In the early 1990’s, I lived for about a year in Clifton, CO, (33 Road) not far from Grand Junction. I was staying at the family homestead of a carpenter I’d met in Boulder, Kim Mariner. Heat was extreme in the summer there – I hear the weather reports from Western Colorado on Denver radio, and remember.
We’d shake the house, Kim on drum kit, w/ Bozzio intensity, I on fierce electric guitar, a little clumsy at the time. I was just discovering Bert Jansch’s music, too, from Kim’s record collection (Pentangle), and Patti Smith. Kim’s mother was a connoisseur of Krupa (Gene), a brilliant woman who had lived in DC and didn’t care for fancy foods. From her passion for it, I came more and more to appreciate the depth of the rhythm of the Big Bands of the 40s, and the little combos that turned a corner soon after.
God, I hope she’s still with us – it’s been 15 years, at least. A pressure-cooked pot roast with carrots and herby gravy was a specialty of the house, and would be delicious right now. I spent a lot of time talking with Kim’s mom, and also I gradually landed a feral cat, with bowls of food in the garage, and a studied indifference, Eric acting real casual for weeks, as she was, too. That cat was trying to be vicious for a while, but i could see right through her.
In the summer, it reached maybe 120 for sometimes two weeks straight. I would get up, eat a lot of eggs and “ranch style” beans, toast, sleep for a little while as the heat rose, and then dive into into oil paint or stone carving as the mercury rose yet more.
Late afternoon was a good time to go through the field with a hoe and clear blocked creases, where mud blocked the Colorado River water that the farm could use for a certain number of hours each week, on a schedule. Calf-deep in mud, boots tied on tight.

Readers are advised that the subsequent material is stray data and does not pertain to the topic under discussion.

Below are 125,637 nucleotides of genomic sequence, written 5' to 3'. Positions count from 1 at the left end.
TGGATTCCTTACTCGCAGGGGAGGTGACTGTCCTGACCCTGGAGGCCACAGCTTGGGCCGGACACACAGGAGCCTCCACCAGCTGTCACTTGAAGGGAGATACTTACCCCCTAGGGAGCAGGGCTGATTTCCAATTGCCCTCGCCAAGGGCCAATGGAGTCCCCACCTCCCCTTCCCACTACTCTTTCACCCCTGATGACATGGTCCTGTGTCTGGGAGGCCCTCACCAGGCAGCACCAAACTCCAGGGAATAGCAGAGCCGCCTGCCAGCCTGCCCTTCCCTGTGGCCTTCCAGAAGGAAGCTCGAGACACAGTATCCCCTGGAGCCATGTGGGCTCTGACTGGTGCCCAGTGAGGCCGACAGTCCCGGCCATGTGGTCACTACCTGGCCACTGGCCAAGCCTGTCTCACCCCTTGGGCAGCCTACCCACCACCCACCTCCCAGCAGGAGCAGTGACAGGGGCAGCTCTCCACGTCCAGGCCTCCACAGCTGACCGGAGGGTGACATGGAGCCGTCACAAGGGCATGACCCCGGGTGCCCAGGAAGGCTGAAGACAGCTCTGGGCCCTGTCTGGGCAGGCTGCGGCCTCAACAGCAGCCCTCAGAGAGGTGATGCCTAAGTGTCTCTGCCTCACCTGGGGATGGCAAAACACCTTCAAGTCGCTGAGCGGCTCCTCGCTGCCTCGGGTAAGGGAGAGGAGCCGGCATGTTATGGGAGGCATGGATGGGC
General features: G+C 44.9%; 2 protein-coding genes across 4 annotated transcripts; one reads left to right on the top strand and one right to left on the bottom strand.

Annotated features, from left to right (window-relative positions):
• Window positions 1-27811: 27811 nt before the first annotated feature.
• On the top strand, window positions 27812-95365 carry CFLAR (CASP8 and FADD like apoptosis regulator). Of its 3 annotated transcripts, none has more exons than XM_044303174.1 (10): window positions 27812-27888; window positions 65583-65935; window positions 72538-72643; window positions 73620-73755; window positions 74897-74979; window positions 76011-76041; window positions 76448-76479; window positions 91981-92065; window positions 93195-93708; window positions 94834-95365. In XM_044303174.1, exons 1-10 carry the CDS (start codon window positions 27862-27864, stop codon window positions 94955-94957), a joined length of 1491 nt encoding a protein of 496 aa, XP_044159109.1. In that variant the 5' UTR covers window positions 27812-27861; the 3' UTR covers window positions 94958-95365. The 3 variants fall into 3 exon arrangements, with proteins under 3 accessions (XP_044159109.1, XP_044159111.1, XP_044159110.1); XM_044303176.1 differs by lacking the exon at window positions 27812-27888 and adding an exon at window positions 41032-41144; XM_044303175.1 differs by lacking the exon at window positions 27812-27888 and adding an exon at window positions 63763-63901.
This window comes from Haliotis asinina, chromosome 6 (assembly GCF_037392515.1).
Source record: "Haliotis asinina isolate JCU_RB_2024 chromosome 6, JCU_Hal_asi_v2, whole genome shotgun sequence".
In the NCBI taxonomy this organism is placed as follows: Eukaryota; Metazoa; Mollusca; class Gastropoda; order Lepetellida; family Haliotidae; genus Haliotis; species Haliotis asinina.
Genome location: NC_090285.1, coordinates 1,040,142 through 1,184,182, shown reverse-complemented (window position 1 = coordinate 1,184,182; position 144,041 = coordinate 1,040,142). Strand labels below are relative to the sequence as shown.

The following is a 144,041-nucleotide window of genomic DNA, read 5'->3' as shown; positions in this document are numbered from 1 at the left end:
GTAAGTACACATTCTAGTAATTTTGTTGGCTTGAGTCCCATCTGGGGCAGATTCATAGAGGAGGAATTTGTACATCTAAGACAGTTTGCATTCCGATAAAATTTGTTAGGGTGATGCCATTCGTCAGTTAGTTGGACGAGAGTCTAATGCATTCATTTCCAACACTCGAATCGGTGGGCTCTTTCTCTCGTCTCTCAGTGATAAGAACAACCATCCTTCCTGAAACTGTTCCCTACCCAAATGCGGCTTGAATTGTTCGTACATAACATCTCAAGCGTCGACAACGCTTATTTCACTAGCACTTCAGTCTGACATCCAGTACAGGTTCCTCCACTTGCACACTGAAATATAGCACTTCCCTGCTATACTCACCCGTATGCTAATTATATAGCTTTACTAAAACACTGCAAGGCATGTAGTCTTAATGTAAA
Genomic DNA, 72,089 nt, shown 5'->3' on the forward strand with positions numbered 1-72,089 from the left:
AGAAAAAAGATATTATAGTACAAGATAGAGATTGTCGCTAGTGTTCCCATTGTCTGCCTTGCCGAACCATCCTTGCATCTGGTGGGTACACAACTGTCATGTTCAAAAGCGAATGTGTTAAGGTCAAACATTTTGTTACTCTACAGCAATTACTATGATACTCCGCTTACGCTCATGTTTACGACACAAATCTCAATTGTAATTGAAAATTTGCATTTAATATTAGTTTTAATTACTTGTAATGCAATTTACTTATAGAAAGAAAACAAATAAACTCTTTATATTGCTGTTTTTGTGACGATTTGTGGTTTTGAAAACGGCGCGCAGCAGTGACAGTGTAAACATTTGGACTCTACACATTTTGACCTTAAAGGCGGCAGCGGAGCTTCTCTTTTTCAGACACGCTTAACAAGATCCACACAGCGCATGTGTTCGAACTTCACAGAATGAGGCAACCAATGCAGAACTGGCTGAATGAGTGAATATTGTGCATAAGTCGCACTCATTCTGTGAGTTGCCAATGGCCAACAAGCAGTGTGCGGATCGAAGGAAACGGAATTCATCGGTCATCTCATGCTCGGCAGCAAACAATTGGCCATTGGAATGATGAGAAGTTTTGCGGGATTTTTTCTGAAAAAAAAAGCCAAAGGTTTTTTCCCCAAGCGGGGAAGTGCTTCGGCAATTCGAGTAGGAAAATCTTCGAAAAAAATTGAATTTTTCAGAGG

Water rights, in practice, have to do with how many hours you can open a valve from the river each month, to wet your fields. The pipe is about a foot in diameter. A lot of the rights to the Colorado River’s water have been sold to the cities of Las Vegas and Los Angeles (&environs). The water rights are tied to the land, and water is worth enough these days that a lot of people have taken the payoff, sold the water, and abandoned the land to the wind. “Desertification,” it’s called, around the border of the Sahara. A dry spot dries out the spot next to it. Plants struggle and fail. The planet is heating up, and green areas are slowly retreating. A film of spilled oil on everything makes it hard to breathe. What are we going to do?
I made this oil painting during that time, in the early 90s. I also saw a ghost cow, down by a dry creek that ran deep for a month or so of the year. This was close to 20 years ago.